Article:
Read This Before Eating More Capers

Capers are magnificent little flavor bombs, aren't they? These zingy and piquant flour buds lend saltiness, sourness, and acidity to favorite foods like bagels and lox, chicken piccata, salads, pastas, sauces, roasted vegetables, and even pizza. If you want to enliven a savory dish, capers can do the trick.

According to Cook's Illustrated, capers are the unbloomed buds of the shrub Capparis spinosa. This plant is native to the Mediterranean. In Italy, Spain, and France, especially the in "caper capital" of Roquevaire, Provence, Capparis spinosa are grown for the purpose of cultivating capers. You'll also find them growing in parts of Asia, the Middle East, North Africa, Turkey, and California, according to the HuffPost. And though we usually associate capers with Mediterranean cooking, these little buds managed to cross the English Channel several hundred years ago, as is evidenced by their appearance in 17th century English cookbooks.

Capers are never eaten fresh; they're picked at various stages of maturity. "Caper berries" are the size of an olive and sometimes are seen on antipasti platters, but the small, dark green nonpareil sized capers are the most commonly used in cooking. They are dried, and then brined or cured in salt before being packaged and sold. According to Cook's Illustrated, the brined variety are the most commonly used in the U.S. because they can be used straight from the jar, whereas their salt-packed counterparts need to be soaked and rinsed before use.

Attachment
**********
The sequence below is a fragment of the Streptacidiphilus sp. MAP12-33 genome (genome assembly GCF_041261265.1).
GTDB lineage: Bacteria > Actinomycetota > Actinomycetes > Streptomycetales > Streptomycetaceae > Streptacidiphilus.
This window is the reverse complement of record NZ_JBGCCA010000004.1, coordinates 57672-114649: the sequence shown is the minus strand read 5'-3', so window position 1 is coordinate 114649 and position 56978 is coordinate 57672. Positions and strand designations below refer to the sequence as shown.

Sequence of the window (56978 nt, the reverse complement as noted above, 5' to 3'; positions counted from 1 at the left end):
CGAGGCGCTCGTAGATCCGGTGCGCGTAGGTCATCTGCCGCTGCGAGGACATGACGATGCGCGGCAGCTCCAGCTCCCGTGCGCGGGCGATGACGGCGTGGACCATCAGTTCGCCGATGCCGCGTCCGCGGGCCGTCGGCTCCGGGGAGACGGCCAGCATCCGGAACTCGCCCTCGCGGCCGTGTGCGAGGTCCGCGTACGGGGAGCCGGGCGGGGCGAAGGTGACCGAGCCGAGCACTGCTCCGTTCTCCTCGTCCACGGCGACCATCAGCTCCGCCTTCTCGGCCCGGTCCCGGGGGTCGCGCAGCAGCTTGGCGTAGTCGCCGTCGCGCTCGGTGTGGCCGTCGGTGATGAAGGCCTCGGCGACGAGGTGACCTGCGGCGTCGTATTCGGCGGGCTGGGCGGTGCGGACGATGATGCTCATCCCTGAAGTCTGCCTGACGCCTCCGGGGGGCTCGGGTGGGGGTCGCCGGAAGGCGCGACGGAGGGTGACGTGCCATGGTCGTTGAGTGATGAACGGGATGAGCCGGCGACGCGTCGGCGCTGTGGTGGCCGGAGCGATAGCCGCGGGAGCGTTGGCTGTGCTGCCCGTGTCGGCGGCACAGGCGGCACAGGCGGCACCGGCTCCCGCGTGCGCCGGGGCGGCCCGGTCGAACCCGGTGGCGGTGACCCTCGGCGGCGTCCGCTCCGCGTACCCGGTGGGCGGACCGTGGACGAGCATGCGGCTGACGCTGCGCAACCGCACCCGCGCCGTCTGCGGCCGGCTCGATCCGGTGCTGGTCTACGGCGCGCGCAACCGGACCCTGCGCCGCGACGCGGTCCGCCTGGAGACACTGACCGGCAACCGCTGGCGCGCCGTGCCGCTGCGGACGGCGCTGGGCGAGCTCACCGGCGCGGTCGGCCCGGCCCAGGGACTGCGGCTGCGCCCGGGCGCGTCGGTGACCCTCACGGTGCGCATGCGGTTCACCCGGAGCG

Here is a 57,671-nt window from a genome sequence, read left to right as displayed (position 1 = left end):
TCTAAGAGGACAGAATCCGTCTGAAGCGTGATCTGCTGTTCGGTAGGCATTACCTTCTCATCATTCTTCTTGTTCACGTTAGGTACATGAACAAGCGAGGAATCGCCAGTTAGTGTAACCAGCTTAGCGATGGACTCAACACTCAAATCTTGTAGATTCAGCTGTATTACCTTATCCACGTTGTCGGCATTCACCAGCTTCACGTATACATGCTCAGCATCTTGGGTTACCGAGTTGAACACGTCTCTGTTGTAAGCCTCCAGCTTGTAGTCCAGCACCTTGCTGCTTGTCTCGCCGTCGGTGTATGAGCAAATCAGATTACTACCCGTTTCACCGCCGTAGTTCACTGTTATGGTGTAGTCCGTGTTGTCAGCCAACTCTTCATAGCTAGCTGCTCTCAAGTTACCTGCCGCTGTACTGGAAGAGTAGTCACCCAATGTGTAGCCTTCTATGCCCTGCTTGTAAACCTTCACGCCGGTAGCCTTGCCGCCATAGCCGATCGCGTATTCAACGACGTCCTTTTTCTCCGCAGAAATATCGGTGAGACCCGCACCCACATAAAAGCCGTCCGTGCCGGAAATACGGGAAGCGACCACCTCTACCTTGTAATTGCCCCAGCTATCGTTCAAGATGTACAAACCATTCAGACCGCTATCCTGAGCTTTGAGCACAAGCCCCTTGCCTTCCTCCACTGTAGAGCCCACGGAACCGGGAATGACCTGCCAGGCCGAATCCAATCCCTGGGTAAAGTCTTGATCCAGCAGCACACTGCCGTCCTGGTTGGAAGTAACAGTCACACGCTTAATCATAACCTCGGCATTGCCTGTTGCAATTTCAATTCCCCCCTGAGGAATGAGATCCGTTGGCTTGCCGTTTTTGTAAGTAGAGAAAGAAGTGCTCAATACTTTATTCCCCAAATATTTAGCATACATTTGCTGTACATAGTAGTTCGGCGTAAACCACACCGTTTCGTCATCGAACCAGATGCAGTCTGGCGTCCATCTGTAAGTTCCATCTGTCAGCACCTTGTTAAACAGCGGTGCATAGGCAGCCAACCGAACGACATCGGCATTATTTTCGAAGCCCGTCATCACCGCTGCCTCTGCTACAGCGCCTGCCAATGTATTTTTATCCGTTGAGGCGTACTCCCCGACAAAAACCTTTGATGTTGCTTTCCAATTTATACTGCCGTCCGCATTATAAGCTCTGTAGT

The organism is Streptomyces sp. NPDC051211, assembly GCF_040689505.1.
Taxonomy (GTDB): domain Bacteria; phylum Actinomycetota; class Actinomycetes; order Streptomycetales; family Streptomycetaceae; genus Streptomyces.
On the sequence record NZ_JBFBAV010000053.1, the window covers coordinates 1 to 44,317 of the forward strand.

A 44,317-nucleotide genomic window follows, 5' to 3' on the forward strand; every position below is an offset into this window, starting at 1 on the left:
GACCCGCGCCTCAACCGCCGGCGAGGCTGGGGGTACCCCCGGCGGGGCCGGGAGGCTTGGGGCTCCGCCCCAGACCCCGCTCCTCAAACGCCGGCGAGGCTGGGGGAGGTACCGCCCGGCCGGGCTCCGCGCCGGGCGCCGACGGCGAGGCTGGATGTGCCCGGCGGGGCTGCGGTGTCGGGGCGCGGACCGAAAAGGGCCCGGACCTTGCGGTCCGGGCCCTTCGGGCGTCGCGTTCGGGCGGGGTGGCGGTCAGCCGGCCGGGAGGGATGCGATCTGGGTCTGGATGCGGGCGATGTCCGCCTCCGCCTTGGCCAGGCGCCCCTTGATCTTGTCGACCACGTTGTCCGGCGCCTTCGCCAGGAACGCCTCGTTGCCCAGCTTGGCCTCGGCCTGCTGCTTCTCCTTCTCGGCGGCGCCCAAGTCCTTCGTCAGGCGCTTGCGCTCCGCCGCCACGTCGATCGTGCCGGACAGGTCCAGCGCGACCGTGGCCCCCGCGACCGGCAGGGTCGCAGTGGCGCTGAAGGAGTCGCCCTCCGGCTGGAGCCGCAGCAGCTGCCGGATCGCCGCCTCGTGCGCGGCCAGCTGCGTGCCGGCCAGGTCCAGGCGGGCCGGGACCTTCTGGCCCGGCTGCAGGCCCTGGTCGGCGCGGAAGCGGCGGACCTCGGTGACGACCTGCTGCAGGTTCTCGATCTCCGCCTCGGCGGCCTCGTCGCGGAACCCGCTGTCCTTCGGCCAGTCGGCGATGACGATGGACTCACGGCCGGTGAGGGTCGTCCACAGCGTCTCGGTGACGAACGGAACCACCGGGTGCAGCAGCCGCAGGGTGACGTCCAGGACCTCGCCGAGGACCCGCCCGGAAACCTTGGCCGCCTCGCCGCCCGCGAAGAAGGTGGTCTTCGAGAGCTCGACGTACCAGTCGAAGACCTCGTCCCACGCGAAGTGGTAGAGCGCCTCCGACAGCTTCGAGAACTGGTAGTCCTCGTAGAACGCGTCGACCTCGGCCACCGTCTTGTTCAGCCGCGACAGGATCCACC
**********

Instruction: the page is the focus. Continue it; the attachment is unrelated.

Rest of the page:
Why you should rethink your caper intake

We know that for heart health, we should watch our sodium intake, and anyone who's tasted a caper knows they are rich in this mineral. Many home cooks have a little jar of tasty brine-soaked capers in their refrigerator or pantry, and while these have less sodium than capers that are packaged in salt, they are still very high in sodium. Mashed looked at the nutrition labels for several brands of capers and found that a one-tablespoon serving contains about 16% of the recommended daily allowance of sodium. Salt-packed capers have even more sodium, about 21% of your RDA for one tablespoon, as noted by Eat This Much.

If you're trying to limit your sodium intake, rinsing your brine-packed capers before adding them to your recipe will reduce some of the salt content. Salt-packed capers should always be soaked in water for 15 minutes and rinsed before use. According to San Francisco Gate, you can also manage the sodium content of a dish by using capers as a replacement for the salt called for in the recipe.

The good news about capers is that they're very low in calories (about 3 calories per tablespoon), making them a great way to add flavor to your favorite dishes. Just be mindful of your daily sodium budget when using these savory little buds.